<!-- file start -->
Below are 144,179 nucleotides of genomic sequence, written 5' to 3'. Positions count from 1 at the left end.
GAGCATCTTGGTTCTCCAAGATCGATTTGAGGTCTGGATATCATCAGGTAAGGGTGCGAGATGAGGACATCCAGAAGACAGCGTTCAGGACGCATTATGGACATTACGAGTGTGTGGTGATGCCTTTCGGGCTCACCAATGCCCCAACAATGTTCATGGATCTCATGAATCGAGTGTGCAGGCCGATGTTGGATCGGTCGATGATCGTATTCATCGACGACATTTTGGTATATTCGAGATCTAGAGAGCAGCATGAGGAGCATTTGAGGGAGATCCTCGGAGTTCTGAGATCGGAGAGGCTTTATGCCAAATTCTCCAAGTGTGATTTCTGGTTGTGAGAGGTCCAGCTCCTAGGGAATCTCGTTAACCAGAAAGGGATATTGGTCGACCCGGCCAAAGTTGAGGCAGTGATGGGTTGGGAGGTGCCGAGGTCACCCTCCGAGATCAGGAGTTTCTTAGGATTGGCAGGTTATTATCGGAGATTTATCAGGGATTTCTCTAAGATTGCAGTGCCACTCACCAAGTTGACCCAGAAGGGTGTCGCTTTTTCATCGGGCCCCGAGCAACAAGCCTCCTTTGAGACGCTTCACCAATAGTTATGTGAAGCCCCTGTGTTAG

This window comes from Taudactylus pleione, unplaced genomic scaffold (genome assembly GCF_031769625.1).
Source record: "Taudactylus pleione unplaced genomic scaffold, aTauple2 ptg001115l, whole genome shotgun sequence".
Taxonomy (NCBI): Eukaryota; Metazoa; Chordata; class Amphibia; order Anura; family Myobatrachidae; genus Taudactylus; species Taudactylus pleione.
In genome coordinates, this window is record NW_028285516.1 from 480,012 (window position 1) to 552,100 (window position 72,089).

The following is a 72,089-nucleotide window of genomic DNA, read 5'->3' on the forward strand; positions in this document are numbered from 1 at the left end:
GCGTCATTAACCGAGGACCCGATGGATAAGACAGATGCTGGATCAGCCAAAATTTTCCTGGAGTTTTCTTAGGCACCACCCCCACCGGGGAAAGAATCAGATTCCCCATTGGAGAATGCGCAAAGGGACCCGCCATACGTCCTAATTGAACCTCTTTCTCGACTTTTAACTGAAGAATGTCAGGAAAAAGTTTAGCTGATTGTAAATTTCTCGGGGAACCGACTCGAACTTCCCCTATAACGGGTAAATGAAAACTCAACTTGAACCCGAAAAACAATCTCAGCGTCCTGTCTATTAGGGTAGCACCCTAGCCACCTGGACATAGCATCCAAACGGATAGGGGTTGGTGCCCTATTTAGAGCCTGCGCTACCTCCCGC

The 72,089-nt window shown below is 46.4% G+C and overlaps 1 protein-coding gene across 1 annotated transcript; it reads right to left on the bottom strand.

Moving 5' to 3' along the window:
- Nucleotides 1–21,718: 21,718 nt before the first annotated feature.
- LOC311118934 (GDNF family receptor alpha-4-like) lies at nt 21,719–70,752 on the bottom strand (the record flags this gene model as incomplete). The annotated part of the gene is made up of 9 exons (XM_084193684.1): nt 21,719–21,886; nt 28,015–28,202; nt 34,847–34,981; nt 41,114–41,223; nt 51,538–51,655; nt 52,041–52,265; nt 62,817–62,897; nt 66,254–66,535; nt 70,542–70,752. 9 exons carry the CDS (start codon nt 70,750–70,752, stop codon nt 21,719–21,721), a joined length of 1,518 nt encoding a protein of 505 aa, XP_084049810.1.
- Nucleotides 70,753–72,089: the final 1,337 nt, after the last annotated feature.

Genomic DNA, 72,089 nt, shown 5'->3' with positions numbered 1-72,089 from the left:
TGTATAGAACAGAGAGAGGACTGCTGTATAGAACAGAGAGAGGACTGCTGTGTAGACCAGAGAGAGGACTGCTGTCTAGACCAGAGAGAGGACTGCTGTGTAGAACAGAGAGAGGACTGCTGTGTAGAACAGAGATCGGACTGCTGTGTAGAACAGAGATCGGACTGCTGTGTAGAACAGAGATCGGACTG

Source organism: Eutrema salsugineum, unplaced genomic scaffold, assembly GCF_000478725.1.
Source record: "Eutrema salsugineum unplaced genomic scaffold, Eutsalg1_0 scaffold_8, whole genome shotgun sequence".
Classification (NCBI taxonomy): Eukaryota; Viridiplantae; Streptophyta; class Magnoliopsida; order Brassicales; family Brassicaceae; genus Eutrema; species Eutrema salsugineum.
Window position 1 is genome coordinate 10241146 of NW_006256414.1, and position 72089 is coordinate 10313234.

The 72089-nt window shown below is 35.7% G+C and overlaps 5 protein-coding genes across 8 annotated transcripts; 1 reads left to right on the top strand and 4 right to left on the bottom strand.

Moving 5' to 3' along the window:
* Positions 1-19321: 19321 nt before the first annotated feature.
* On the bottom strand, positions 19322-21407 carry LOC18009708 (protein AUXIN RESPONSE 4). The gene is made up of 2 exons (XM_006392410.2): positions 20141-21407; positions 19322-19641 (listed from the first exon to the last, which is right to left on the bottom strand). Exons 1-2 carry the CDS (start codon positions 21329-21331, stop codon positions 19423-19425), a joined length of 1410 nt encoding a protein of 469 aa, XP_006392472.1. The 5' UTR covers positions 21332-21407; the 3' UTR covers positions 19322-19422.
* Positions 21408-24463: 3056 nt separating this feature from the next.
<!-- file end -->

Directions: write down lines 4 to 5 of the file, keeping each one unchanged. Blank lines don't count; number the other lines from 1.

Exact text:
Source record: "Taudactylus pleione unplaced genomic scaffold, aTauple2 ptg001115l, whole genome shotgun sequence".
Taxonomy (NCBI): Eukaryota; Metazoa; Chordata; class Amphibia; order Anura; family Myobatrachidae; genus Taudactylus; species Taudactylus pleione.